I’ll start with Ed. My first exposure to Ed was through my favorite big band of my early adulthood, The Mel Lewis Jazz Orchestra. The guys in that band were my heros. Real working NY pros. In the late summer of 1990, I was in NY for a week visiting my friend Andy, who lived on Long Island when not rooming with me in New Orleans. I heard Ed in a quartet at Visione’s one night, then a few nights later with Mel’s band at the Vanguard. (I don’t think they had yet gone to the Vanguard J.O. name, even though Mel had passed away earlier that year.) That night at the Vanguard I asked Ed if he was available for a lesson. The next day I took the train to the town he lived in (Croton-on-Hudson as I recall), and Ed picked me up at the train station and took me to his house, where I got way more than an hour’s worth of a lesson.
We dealt mostly with practice routine. This was Ed’s suggestion. He said if we would have been in a situation where the lessons would be recurring that he could be more specific, but since this was a one shot, we would cover the most important stuff, which is organizing and focusing your practice. We also hit some improv stuff and I asked lots of general kind of “how do you make it in NY” type questions. Ed was honest and sincere, and very helpful and encouraging. That lesson still shapes the way I practice and teach.
He also gave me some interesting advice on moving to NY. He said that if my goal was to make a living playing music, then I should come on up. There was work to be had. Then he said if I wanted to play creative music that I should look at other places too, because in NY Ron Carter or Freddie Hubbard are trying to get booked also, and if the club owner has a choice between me and Freddie…
I never did move to NY. It has worked out ok for me so far.
In recent years I have become fascinated with trying to discern business models that will work for modern creative artists. In an recent internet forum discussion of piracy and DRM, my good friend trombonist David Gibson made the point that fans that feel like they can develop a relationship with the artist are less likely to pirate that artist’s recording, because there is a face associated with it, not just a record label monolith.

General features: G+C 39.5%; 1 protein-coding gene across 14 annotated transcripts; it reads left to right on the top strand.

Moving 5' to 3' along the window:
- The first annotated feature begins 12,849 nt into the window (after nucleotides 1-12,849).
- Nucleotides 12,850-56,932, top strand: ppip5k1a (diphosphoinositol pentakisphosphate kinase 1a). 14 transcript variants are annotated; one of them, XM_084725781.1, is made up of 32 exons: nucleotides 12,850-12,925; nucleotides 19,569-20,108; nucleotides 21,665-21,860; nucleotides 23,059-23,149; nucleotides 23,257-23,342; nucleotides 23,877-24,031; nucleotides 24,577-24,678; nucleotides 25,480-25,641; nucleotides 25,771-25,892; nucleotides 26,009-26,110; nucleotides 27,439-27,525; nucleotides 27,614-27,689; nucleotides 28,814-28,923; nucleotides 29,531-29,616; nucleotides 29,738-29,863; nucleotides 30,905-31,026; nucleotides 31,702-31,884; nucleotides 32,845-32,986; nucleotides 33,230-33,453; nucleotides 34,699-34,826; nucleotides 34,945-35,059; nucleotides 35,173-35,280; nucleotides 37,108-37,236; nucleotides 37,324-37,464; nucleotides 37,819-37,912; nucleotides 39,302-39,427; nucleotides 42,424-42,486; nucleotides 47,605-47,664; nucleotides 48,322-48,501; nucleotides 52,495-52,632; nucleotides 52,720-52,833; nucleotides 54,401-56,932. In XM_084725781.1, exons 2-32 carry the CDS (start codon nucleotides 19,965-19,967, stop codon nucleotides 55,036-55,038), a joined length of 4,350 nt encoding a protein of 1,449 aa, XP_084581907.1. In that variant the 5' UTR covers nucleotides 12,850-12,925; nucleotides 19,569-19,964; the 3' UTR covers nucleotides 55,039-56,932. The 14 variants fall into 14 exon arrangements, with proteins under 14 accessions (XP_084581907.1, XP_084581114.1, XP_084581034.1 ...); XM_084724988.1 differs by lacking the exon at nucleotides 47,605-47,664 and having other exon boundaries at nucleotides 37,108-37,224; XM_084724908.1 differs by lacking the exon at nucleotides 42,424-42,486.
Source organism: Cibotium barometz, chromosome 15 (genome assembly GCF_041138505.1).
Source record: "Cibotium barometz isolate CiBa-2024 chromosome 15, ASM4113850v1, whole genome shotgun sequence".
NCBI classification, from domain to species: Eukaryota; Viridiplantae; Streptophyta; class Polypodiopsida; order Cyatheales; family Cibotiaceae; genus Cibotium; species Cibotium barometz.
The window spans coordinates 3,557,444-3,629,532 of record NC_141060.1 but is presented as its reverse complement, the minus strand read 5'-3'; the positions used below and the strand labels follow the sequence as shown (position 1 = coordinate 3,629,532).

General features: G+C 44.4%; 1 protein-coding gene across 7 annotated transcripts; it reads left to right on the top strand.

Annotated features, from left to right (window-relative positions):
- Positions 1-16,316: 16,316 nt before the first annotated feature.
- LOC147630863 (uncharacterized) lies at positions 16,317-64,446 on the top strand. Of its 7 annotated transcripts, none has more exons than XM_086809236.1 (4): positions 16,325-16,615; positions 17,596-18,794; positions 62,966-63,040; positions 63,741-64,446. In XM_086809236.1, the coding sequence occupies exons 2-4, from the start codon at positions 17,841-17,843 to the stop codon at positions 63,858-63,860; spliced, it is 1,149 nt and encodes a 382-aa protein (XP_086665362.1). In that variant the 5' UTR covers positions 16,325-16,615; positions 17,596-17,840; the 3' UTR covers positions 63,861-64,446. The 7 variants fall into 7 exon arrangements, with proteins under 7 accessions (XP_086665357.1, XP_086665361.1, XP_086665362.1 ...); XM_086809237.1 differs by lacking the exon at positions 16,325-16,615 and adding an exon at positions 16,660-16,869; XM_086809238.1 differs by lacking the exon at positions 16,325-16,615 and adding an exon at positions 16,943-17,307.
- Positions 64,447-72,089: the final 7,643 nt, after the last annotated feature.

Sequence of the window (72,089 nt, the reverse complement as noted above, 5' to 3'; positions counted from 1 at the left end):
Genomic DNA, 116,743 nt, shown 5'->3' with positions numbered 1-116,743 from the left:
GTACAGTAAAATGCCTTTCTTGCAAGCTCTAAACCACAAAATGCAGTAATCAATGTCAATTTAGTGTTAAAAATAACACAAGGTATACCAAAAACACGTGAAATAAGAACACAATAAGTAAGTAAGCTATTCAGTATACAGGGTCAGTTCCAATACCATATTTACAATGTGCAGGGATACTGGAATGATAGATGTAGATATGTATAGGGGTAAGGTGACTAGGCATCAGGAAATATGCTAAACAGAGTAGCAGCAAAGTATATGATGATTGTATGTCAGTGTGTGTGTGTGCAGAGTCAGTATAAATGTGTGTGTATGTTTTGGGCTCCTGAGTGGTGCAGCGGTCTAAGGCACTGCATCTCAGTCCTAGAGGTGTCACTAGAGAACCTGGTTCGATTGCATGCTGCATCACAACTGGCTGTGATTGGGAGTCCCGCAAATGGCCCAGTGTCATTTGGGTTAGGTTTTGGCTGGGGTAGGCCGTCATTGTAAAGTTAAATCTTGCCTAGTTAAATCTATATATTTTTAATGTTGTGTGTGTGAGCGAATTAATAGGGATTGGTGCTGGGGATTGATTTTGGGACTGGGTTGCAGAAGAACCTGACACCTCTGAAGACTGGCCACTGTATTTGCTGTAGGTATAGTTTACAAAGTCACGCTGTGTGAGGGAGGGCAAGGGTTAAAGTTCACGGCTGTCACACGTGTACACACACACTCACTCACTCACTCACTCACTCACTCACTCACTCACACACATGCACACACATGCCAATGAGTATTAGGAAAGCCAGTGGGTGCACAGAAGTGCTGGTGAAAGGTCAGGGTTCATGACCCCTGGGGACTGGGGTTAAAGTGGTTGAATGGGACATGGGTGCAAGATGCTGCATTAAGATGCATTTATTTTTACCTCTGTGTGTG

This is the basis of the Artist Share model. Taking advantage of internet capabilities to allow the listener to see and experience aspects of the artist and the artist’s process that can be experienced from a CD and its accompanying liner notes. When you buy in, you become a participant, and the different packages are called participant offers. I have become a participant on a few offers. The most basic level is pretty much like buying the CD. You get the CD in the mail, and access to some online goodies, and it costs about the same as buying a CD in an expensive national chain store, but you get the goodies too.
I bought Ed’s Reflections CD this way, and also bought a couple of Ingrid Jensen Artist Share CDs at a live performance, and they came with a code to enter to enroll in the participant stuff online. It is a pretty slick system. The participant content ranges from lead sheets and podcasts to video commentary and recording session footage. Ed has some very frank discussion of his career and motivations on one of his audio conversations. It is quite insightful.
One possible drawback to the Artist Share system is that sometimes the amount of stuff can be overwhelming. Some of it is streamable only, so it ties you to your computer, and I don’t always have the time to fully explore everything that is available. I guess too much of a good thing is still good. To wander off path for a minute, I wonder how appealing Artist Share is to non-musicians. I think all of this inside info is great, but does Joe Blow jazz fan care about a leadsheet to the tunes on the CD? Is there a Joe Blow jazz fan that isn’t a musician? Can we survive with only other musicians as our audience? Are we already doing that?
Sorry, I’ll try to get back on track.
Ed’s newest project is called the NeuHat Ensemble. I was sent a recording of this group from the most recent IAJE conference. This is a very interesting group. Ed composes the music and conducts, but doesn’t play trombone. It is kind of a big band with strings and more interesting woodwinds, but that description is too simplistic. Jazz is definitely the foundation of the music, but there are lots of shapes and colors that come from other areas. Improvisation is prevalent, and the improvisers are good. The studio CD should be great. It is being made possible through Artist Share participation. There are some very cool participant offers, including composition or improvisation correspondence lessons. Go here to see all the offers.